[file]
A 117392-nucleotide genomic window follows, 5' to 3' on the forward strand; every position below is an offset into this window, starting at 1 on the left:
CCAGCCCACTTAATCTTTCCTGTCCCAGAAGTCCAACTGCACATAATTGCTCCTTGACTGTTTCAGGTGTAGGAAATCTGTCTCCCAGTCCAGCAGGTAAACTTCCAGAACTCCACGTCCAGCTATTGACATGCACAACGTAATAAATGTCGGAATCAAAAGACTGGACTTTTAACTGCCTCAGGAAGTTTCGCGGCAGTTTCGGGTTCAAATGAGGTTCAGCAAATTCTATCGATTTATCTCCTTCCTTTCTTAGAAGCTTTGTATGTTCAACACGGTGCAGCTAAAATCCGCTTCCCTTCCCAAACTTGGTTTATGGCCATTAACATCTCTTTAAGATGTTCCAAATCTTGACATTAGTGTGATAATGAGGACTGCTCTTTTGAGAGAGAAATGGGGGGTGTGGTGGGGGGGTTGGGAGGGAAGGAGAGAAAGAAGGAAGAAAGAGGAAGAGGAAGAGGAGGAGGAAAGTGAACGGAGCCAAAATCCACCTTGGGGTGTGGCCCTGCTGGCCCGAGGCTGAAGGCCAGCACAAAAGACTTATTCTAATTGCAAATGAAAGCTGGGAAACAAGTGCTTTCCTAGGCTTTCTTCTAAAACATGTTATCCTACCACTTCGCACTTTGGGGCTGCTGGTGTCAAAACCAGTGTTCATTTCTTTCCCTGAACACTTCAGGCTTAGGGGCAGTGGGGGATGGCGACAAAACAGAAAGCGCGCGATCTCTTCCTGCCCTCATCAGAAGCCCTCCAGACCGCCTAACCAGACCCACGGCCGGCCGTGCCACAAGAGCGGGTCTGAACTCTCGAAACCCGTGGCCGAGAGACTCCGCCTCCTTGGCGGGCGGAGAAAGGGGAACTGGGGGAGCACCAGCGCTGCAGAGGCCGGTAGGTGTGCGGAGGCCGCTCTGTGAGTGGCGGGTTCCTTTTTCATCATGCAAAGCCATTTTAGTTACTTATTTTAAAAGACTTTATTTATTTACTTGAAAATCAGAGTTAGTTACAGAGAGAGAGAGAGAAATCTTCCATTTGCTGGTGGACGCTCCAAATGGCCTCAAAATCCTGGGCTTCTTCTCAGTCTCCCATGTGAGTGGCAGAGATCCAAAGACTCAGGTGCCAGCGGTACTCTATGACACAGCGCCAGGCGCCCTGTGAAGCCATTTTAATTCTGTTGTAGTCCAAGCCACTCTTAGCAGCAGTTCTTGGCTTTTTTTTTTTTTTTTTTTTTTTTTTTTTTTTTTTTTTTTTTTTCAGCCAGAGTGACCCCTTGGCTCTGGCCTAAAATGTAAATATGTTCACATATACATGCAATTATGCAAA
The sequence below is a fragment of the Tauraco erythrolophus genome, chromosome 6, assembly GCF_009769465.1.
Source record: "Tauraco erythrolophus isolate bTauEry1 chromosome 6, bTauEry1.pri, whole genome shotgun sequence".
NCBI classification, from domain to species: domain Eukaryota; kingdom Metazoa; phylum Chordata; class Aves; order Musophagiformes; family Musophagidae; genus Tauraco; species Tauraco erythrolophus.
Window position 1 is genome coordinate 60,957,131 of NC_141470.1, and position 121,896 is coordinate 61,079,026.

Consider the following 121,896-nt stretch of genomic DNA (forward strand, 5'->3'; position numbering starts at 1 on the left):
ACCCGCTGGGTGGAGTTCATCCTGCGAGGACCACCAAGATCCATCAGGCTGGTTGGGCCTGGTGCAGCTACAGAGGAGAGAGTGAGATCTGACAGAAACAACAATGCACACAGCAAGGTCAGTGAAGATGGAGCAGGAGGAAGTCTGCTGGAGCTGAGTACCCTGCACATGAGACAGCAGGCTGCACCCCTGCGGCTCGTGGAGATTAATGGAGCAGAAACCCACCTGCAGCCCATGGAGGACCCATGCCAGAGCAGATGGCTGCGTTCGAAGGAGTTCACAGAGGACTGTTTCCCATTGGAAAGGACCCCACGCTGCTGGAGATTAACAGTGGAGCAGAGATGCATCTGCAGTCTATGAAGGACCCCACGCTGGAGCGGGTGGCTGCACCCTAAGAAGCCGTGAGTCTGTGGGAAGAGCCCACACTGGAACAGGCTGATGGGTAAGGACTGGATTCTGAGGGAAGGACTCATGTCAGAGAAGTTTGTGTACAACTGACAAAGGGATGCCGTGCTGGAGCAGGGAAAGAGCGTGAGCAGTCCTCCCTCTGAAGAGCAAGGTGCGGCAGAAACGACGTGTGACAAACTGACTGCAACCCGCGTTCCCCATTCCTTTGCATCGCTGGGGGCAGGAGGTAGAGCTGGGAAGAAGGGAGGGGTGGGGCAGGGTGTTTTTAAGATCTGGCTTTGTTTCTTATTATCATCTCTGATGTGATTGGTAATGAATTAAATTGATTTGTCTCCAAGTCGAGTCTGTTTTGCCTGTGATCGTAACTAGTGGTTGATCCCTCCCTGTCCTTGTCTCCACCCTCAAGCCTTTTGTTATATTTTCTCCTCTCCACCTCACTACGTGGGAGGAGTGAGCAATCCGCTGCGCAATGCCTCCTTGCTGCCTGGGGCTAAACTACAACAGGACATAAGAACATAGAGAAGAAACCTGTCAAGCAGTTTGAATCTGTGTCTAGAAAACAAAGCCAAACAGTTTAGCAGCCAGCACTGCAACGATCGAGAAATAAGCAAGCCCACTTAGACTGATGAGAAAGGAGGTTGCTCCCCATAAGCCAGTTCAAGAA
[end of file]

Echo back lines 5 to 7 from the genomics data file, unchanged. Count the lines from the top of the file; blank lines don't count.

NCBI classification, from domain to species: domain Eukaryota; kingdom Metazoa; phylum Chordata; class Aves; order Musophagiformes; family Musophagidae; genus Tauraco; species Tauraco erythrolophus.
Window position 1 is genome coordinate 60,957,131 of NC_141470.1, and position 121,896 is coordinate 61,079,026.

Consider the following 121,896-nt stretch of genomic DNA (forward strand, 5'->3'; position numbering starts at 1 on the left):